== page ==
Senior point guard Will Conroy entered this week ranked No. 19 nationally and currently leads the Pac-10 with 6.28 assists per game. That figure is ahead of the school-record pace of 5.8 that led to the previous single-season record 163 assists for Chester Dorsey in 1976. Conroy has distributed 201 assists this season to become the first player in UW history to post three 100-assist seasons. He delivered 142 assists in 2004 and 108 in 2003. Conroy ranked fifth among Pac-10 playmakers in 2004 with 4.58 assists per game. As a team, the Huskies are averaging 19.0 assists per game, their best mark since the 1976 squad averaged 22.6 en route to a school-record total of 632. Washington leads the Pac-10 and ranks No. 2 nationally in assists per game behind only North Carolina (19.7).
Will Conroy distributed a personal-best 14 assists at California (Mar. 3) to become Washington's career assist leader. His current mark of 497 career assists surpassed the previous standard of 466 established by Chester Dorsey from 1974-77. Conroy's 14 assists at Cal marked the fourth-best single-game performance in school history. Rafael Stone established the UW record of 16 assists in 1970. Only five other Huskies have posted back-to-back 100-assist seasons and Conroy is the first to reach the century mark three times.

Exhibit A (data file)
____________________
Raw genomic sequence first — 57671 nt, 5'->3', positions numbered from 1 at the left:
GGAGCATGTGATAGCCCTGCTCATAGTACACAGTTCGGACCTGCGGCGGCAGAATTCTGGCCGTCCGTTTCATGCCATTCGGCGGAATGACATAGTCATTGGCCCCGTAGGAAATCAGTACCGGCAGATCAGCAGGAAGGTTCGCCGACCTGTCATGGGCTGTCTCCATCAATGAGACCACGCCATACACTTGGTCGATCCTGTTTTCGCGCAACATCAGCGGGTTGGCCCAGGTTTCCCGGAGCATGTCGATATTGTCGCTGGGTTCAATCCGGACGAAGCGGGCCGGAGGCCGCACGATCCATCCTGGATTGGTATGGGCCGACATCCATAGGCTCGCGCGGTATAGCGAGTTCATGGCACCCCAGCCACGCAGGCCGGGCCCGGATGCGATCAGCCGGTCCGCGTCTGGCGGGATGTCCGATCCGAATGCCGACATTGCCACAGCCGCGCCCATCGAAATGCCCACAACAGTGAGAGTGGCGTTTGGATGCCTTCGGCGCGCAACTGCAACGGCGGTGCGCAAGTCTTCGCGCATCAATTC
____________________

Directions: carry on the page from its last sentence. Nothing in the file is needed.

Washington's recent run of success can be traced to the players buying into the team concept and sharing the ball. The Huskies rank second nationally with 19.0 assists per game (trailing only North Carolina's 19.7). Will Conroy (6.3) and Nate Robinson (4.6) rank first and fourth, respectively, among Pac-10 assist leaders. Their totals rank Nos. 1 and 3 among all-time UW single-season assisters. Several Huskies are capable of putting up huge statistical numbers. Three players posted a 30-point game at UW (Conroy, Robinson, Brandon Roy), but none have done it this season. Ten different Huskies have registered a double-figure scoring game this year, seven have led the team in scoring during at least one game and five have posted a 20-point game.